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Household Tales by Jacob and Wilhelm Grimm translated by Margaret Hunt

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translated by Margaret Hunt

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Faithful John

THERE was once on a time an old king who was ill, and thought to himself, "I am lying on what must be my death-bed." Then said he, " Tell Faithful John to come to me." Faithful John was his favourite servant, and was so called, because he had for his whole life long been so true to him. When therefore he came beside the bed, the King said to him, "Most faithful John, I feel my end approaching, and have no anxiety except about my son. He is still of tender age, and cannot always know how to guide himself. If thou dost not promise me to teach him everything that he ought to know, and to be his foster-father, I cannot close my eyes in peace." Then answered Faithful John, "I will not forsake him, and will serve him with fidelity, even if it should cost me my life." On this, the old King said, "Now I die in comfort and peace." Then he added, "After my death, thou shalt show him the whole castle: all the chambers, halls, and vaults, and all the treasures which lie therein, but the last chamber in the long gallery, in which is the picture of the princess of the Golden Dwelling, shalt thou not show. If he sees that picture, he will fall violently in love with her, and will drop down in a swoon, and go through great danger for her sake, therefore thou must preserve him from that." And when Faithful John had once more given his promise to the old King about this, the King said no more, but laid his head on his pillow, and died.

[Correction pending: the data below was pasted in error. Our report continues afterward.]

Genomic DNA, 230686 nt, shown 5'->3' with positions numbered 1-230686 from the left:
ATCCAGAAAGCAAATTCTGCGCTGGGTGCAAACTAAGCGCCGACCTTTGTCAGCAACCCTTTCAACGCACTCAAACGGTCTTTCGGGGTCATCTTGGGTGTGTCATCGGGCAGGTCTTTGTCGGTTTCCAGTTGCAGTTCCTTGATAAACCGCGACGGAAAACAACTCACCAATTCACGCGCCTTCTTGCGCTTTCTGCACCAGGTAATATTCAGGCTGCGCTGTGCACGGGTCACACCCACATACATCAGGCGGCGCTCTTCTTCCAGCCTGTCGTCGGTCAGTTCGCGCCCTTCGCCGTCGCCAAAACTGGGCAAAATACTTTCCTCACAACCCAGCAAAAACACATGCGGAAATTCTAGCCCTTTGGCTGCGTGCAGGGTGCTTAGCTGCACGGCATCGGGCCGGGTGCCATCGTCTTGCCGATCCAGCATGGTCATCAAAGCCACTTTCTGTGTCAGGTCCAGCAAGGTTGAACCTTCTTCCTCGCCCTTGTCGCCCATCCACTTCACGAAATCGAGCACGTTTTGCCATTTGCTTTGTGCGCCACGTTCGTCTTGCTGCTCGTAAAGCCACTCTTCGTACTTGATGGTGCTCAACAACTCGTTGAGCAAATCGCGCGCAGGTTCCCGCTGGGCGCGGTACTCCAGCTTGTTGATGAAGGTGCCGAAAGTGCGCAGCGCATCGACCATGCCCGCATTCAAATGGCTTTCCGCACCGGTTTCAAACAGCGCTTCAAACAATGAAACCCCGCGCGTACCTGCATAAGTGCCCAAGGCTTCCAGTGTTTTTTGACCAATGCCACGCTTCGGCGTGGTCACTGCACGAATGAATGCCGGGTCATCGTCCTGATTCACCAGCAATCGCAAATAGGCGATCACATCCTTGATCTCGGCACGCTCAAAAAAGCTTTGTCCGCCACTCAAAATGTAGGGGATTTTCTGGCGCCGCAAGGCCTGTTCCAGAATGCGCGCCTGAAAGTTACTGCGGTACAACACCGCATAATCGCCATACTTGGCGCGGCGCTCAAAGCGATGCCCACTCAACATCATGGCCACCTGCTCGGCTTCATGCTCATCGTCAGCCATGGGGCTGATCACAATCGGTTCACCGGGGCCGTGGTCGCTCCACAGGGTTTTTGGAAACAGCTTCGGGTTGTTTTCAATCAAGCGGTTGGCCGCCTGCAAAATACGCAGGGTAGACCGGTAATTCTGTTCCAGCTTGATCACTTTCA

When the old King had been carried to his grave, Faithful John told the young King all that he had promised his father on his deathbed, and said, "This will I assuredly perform, and will be faithful to thee as I have been faithful to him, even if it should cost me my life." When the mourning was over, Faithful John said to him, "It is now time that thou shouldst see thine inheritance. I will show thee thy father's palace." Then he took him about everywhere, up and down, and let him see all the riches, and the magnificent apartments, only there was one room which he did not open, that in which hung the dangerous picture. The picture was, however, so placed that when the door was opened you looked straight on it, and it was so admirably painted that it seemed to breathe and live, and there was nothing more charming or more beautiful in the whole world. The young King, however, plainly remarked that Faithful John always walked past this one door, and said, "Why dost thou never open this one for me?" "There is something within it," he replied, "which would terrify thee." But the King answered, "I have seen all the palace, and I will know what is in this room also," and he went and tried to break open the door by force. Then Faithful John held him back and said, "I promised thy father before his death that thou shouldst not see that which is in this chamber, it might bring the greatest misfortune on thee and on me." "Ah, no," replied the young King, "if I do not go in, it will be my certain destruction. I should have no rest day or night until I had seen it with my own eyes. I shall not leave the place now until thou hast unlocked the door."